What happens when you dump two expert anglers on unfamiliar water and tell them to conquer it … and each other?
A Texas buddy of mine and I pulled up to a bar that started in 19 feet of water and topped out in 5. We were both fishing a Carolina rig, and both using a Berkley Chigger Craw for bait.
So why did he catch five bass in the next 10 minutes while I remained skunked?
It’s hard not to be fascinated with the factors that affect fishing success. And as much as one tries to break things down to key elements such as bait selection, speed, location, color, etc., the more frustrating it can be—the number of possible combinations is endless.
When we launched Lake Commandos our goal was simple: to highlight the thought processes successful anglers use when developing effective patterns. Each week my guest and I fish unfamiliar water. And before we even launch the boat, we each announce our chosen pattern for the day. Then we fish my guest’s pattern for two hours, then switch to my pattern for the next two; the most productive of the two are then used the rest of the day.
Weird? Yes. Tough? Always! Effective? Most of the time.
So why do it this way? Because when you are forced to fish a single pattern and trying to beat the guy with you, you do whatever it takes to catch fish. And that’s when you really start to push the envelope.
Ponder the following questions a moment: When’s the last time you burned a bass jig over shallow grass? Tossed a lipless crank in two feet of water? Compared your flippin’ efficiency with someone using a reel geared a speedy 7.9:1 (or even 9:1)? Made a color change simply because a cloud bank moved in? Tried fluorocarbon for vertical jigging in rivers?
Lesson One from Lake Commandos
One of the best ways to get on fish fast is offering the fish multiple choices. That means, using your partner to help eliminate bait options. Try not to use the same bait as others in your boat, and if you do settle on the same make and model lure, play with different lure colors until a clear winner emerges.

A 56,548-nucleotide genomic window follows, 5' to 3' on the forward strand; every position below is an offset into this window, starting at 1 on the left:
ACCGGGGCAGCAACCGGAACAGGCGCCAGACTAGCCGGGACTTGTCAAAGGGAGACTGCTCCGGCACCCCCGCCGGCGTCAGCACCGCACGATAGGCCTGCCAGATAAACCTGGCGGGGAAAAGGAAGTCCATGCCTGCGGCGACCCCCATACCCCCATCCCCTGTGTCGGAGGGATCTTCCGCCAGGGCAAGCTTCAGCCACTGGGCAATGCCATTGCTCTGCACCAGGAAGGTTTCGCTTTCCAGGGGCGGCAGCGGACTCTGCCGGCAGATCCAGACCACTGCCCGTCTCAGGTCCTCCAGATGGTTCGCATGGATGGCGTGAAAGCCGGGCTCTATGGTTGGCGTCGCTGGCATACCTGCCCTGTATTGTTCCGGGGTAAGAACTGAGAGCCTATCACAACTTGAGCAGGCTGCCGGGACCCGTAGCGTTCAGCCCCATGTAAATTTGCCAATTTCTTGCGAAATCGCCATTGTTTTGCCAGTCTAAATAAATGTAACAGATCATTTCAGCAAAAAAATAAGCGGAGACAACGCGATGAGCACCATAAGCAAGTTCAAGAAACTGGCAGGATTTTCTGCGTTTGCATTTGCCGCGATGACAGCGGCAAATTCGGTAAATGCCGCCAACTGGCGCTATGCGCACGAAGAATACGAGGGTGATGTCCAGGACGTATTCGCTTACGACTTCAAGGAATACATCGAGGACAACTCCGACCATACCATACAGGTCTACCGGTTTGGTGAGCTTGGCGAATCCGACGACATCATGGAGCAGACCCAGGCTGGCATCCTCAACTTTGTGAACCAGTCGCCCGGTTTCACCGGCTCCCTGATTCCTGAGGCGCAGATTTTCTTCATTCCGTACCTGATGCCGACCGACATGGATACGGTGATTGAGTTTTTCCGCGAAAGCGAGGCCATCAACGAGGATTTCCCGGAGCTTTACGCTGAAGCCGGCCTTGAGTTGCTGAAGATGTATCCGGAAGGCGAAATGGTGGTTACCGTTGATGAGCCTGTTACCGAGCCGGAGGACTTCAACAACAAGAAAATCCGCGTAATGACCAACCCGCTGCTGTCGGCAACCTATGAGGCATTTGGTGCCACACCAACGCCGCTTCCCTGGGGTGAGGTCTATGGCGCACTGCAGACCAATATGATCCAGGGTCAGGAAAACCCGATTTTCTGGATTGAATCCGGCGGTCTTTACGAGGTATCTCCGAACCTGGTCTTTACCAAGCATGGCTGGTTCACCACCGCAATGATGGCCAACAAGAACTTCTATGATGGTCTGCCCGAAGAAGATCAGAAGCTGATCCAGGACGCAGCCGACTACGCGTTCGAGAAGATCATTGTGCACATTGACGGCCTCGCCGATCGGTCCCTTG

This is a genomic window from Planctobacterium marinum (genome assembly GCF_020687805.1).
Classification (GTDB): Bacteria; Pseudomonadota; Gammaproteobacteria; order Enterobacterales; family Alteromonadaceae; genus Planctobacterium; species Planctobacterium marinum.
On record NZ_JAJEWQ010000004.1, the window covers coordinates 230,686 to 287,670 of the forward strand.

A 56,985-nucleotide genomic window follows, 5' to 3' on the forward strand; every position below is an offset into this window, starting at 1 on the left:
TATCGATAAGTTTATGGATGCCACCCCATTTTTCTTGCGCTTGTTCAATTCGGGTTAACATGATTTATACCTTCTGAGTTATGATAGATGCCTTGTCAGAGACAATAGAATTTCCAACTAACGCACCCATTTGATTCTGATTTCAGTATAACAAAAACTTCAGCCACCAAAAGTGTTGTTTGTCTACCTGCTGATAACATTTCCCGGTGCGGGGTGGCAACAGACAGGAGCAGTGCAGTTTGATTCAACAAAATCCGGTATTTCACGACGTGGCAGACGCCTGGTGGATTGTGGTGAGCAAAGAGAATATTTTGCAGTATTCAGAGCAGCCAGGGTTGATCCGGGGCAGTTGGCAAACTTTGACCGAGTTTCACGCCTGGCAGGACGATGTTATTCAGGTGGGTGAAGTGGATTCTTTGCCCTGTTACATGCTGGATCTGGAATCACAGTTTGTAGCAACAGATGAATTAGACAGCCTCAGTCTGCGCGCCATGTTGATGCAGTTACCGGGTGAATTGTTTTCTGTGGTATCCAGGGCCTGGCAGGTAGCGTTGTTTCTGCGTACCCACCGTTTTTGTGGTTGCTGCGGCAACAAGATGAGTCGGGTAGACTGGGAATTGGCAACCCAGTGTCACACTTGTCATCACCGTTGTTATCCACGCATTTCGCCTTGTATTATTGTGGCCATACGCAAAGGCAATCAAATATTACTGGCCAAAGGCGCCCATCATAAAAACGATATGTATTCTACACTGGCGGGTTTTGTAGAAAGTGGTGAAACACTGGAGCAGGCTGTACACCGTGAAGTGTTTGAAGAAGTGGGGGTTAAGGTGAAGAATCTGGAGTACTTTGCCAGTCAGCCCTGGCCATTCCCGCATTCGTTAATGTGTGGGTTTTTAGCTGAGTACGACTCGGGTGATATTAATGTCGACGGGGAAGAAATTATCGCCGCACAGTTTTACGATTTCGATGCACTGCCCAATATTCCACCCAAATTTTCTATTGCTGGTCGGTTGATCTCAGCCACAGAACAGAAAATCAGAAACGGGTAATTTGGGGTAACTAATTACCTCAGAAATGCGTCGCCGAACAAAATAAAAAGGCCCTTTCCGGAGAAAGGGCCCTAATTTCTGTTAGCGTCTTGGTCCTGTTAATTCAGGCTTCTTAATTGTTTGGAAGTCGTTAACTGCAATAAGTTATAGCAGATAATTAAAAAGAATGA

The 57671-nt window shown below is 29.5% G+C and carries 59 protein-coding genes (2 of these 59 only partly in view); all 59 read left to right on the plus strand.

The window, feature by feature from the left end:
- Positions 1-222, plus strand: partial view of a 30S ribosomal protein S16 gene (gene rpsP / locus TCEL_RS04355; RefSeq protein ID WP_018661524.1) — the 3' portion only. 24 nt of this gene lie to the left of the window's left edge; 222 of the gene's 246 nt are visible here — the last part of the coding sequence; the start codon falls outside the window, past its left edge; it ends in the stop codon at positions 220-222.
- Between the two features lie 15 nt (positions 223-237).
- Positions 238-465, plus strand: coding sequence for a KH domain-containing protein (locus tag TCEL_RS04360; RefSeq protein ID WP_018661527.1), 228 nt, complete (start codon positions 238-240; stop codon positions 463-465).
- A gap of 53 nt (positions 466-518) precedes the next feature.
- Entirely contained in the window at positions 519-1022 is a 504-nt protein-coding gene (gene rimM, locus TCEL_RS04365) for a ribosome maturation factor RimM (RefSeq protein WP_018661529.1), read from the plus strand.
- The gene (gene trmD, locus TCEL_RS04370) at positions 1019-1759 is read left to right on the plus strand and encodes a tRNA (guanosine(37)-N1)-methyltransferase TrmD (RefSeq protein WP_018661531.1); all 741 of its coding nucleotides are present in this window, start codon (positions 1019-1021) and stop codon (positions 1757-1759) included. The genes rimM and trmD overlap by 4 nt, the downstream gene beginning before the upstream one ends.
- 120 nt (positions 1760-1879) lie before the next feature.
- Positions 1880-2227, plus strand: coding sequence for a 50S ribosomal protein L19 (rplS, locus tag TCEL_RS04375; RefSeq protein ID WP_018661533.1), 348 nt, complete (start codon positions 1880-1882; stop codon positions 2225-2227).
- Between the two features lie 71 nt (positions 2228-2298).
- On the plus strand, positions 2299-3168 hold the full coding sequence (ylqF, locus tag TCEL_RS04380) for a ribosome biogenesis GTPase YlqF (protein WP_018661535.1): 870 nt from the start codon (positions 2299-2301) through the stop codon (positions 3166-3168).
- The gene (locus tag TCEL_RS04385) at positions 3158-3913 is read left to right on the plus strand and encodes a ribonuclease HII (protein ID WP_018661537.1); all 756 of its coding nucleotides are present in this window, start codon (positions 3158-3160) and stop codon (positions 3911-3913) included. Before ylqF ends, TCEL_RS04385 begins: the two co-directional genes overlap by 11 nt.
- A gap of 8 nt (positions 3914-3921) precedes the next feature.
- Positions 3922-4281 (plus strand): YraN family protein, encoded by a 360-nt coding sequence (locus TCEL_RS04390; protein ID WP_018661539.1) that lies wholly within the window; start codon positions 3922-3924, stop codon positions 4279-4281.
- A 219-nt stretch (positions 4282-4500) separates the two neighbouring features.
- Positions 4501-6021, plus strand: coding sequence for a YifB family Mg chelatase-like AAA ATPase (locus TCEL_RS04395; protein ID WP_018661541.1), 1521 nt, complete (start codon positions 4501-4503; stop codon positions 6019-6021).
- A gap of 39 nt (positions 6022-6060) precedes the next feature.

Also experiment with line choice, speed, hook size, leader length, and other factors in your offering. Time and again I’ve seen how subtle choices make big differences in success. Case in point, that day on a classic Texas reservoir I mentioned earlier. At first, I couldn’t wrap my head around why I was getting thumped so bad. We were both throwing a 4-inch Berkley
Chigger Crawin green pumpkin and our casts were landing just five feet apart.
But, when I looked closer at what he was doing, I noticed he was fishing a fluorocarbon main line, a ¾-ounce sinker and clacker bead on an 18-inch fluoro leader. My line choice was braid, my sinker was slightly lighter at a ½-ounce, my leader was only 12 inches, and I purposely rigged without a bead.
You guessed it. As soon as I switched from braid to fluoro, increased my leader length and opted for a heavier sinker and bead, I started getting bit. It’s not that his rig was “better” than the rig I was using, it was simply better that day
Speed is another factor to consider, especially now that companies like Abu Garcia are offering models that cover the speed spectrum. Surprisingly, fast is often better than slow. Recently, we fished a 160-acre natural lake known for producing trophy fish. Yet, two hours into the day we had yet to boat a decent bass throwing swim jigs, pitching to holes in the dense weeds or drop-shotting.